Last Updated: Friday - 09/24/2010
Week of November 12, 2007
School board chair wants to hear the community voices
Cindy Olsen believes listening to people's concerns matters
By RAMON GONZALEZ
"We may be really short-sighted if we are closing schools now simply because the numbers are down."
- Cindy Olsen
Olsen decided to run in the Oct. 15 municipal election because she wanted to share her gifts and talents as a former Catholic student, parent and professional to make the system stronger.
A former social worker and instructor at Ben Calf Robe School, Olsen has been involved with the not-for-profit sector for several years, serving with organizations such as Habitat for Humanity, the Alzheimer's Society, the YWCA and the Alberta Sciences Literary Association.
She also has specialized training in governance from Alberta Community Development and has volunteered as facilitator on governance throughout the province.
"The kids are our present and our future and I just don't like to stand by and see some of the influences that I see in society and not try and do something about it," Olsen said as she explained her reasons for wanting to be a trustee.
"I watched a program on CBC awhile back on a group of people who had some kind of support group because they were atheists and they interviewed their children and you have little children looking at the camera and saying, 'I don't believe in God. It's like Santa Claus.' That really frightens me."
Olsen said the board faced serious challenges during the last three years but handled them well and has moved on to actually use those challenges to make the board stronger.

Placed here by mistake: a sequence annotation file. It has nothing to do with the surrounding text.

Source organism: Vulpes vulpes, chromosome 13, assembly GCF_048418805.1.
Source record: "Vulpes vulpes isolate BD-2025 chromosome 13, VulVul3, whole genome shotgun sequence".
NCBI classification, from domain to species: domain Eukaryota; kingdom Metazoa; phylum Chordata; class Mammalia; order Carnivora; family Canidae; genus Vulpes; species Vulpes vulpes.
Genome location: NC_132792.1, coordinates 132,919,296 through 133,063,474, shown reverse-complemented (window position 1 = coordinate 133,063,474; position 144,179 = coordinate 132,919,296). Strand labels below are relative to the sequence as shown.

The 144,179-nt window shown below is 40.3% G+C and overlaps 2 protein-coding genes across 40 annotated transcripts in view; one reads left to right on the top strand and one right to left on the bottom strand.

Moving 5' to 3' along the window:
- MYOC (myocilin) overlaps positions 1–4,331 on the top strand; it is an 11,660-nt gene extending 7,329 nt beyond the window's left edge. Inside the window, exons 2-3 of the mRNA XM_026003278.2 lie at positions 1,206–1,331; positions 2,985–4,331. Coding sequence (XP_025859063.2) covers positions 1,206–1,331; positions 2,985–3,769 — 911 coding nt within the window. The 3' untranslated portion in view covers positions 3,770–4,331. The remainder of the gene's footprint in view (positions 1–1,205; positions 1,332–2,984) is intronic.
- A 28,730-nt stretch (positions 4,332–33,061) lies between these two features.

"So I'm not here because I think the board isn't doing well; I am here to work to make it even better in conjunction with the other trustees."
One of her goals is to lobby for proper funding for school programs such as kindergarten. Currently, Edmonton Catholic offers half-a-day kindergarten, but there is a move towards offering full-day kindergarten.
"I think the concept of full-day kindergarten is wonderful, but we have to make sure that we have the funds that come with that.
"Funds come through a funding formula through the government, so advocacy around funding is always a huge responsibility of the board. We (currently) have a funding shortfall and we have schools that are aging, so we have to look at continuous maintenance of those schools; what are we going to do to keep them fit and healthy?"
School closures are also on Olsen's mind. "My stand on school closures is we have to be very, very careful because Edmonton is changing and growing so much, we may be really shortsighted if we are closing schools now simply because the numbers are down.
"We have to look five years down the road when the numbers may go up because people are moving back and young families are moving back in; all neighbourhoods have that sort of turnaround, so that's certainly one of the things I feel very strongly about."
Olsen also believes in the need to engage the community in issues of education, including school closures.
"For example, if the demographics are down and the school isn't fitting at the capacity it should be fitting then we need to go to the community and say, 'What can we do to keep this school open because it's the heart of the community? What other things do you see sort of fitting in there?'
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